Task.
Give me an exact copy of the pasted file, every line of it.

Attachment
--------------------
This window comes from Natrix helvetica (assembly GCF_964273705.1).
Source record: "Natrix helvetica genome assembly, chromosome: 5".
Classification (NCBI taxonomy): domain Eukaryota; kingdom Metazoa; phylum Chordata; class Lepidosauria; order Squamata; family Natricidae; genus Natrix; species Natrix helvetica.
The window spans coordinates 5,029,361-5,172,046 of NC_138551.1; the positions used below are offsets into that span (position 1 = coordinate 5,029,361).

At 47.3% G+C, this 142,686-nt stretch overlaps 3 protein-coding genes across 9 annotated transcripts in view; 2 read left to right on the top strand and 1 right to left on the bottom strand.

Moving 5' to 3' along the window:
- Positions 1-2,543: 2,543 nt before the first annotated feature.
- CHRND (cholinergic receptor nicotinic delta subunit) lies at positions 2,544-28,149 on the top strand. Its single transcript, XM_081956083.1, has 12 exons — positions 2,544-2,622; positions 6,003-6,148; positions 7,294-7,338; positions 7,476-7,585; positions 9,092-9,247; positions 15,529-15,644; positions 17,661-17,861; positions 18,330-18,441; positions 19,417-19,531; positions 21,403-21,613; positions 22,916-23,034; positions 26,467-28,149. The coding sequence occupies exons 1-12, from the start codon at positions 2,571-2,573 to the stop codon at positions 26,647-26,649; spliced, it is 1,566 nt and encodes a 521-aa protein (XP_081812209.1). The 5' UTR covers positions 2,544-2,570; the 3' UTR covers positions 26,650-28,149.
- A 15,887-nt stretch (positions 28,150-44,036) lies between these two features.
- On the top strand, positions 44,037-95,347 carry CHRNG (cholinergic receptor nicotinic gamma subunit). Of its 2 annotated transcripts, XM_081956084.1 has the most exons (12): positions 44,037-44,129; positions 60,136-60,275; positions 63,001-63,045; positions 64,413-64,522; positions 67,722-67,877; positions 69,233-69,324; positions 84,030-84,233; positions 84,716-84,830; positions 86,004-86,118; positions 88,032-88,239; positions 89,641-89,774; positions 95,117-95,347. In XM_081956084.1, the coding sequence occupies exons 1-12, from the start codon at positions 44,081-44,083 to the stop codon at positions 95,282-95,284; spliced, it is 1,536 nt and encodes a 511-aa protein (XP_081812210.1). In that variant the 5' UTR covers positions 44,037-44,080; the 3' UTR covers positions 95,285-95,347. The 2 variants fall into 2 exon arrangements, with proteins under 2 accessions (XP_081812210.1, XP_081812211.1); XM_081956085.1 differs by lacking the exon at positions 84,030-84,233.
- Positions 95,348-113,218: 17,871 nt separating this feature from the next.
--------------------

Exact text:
This window comes from Natrix helvetica (assembly GCF_964273705.1).
Source record: "Natrix helvetica genome assembly, chromosome: 5".
Classification (NCBI taxonomy): domain Eukaryota; kingdom Metazoa; phylum Chordata; class Lepidosauria; order Squamata; family Natricidae; genus Natrix; species Natrix helvetica.
The window spans coordinates 5,029,361-5,172,046 of NC_138551.1; the positions used below are offsets into that span (position 1 = coordinate 5,029,361).

At 47.3% G+C, this 142,686-nt stretch overlaps 3 protein-coding genes across 9 annotated transcripts in view; 2 read left to right on the top strand and 1 right to left on the bottom strand.

Moving 5' to 3' along the window:
- Positions 1-2,543: 2,543 nt before the first annotated feature.
- CHRND (cholinergic receptor nicotinic delta subunit) lies at positions 2,544-28,149 on the top strand. Its single transcript, XM_081956083.1, has 12 exons — positions 2,544-2,622; positions 6,003-6,148; positions 7,294-7,338; positions 7,476-7,585; positions 9,092-9,247; positions 15,529-15,644; positions 17,661-17,861; positions 18,330-18,441; positions 19,417-19,531; positions 21,403-21,613; positions 22,916-23,034; positions 26,467-28,149. The coding sequence occupies exons 1-12, from the start codon at positions 2,571-2,573 to the stop codon at positions 26,647-26,649; spliced, it is 1,566 nt and encodes a 521-aa protein (XP_081812209.1). The 5' UTR covers positions 2,544-2,570; the 3' UTR covers positions 26,650-28,149.
- A 15,887-nt stretch (positions 28,150-44,036) lies between these two features.
- On the top strand, positions 44,037-95,347 carry CHRNG (cholinergic receptor nicotinic gamma subunit). Of its 2 annotated transcripts, XM_081956084.1 has the most exons (12): positions 44,037-44,129; positions 60,136-60,275; positions 63,001-63,045; positions 64,413-64,522; positions 67,722-67,877; positions 69,233-69,324; positions 84,030-84,233; positions 84,716-84,830; positions 86,004-86,118; positions 88,032-88,239; positions 89,641-89,774; positions 95,117-95,347. In XM_081956084.1, the coding sequence occupies exons 1-12, from the start codon at positions 44,081-44,083 to the stop codon at positions 95,282-95,284; spliced, it is 1,536 nt and encodes a 511-aa protein (XP_081812210.1). In that variant the 5' UTR covers positions 44,037-44,080; the 3' UTR covers positions 95,285-95,347. The 2 variants fall into 2 exon arrangements, with proteins under 2 accessions (XP_081812210.1, XP_081812211.1); XM_081956085.1 differs by lacking the exon at positions 84,030-84,233.
- Positions 95,348-113,218: 17,871 nt separating this feature from the next.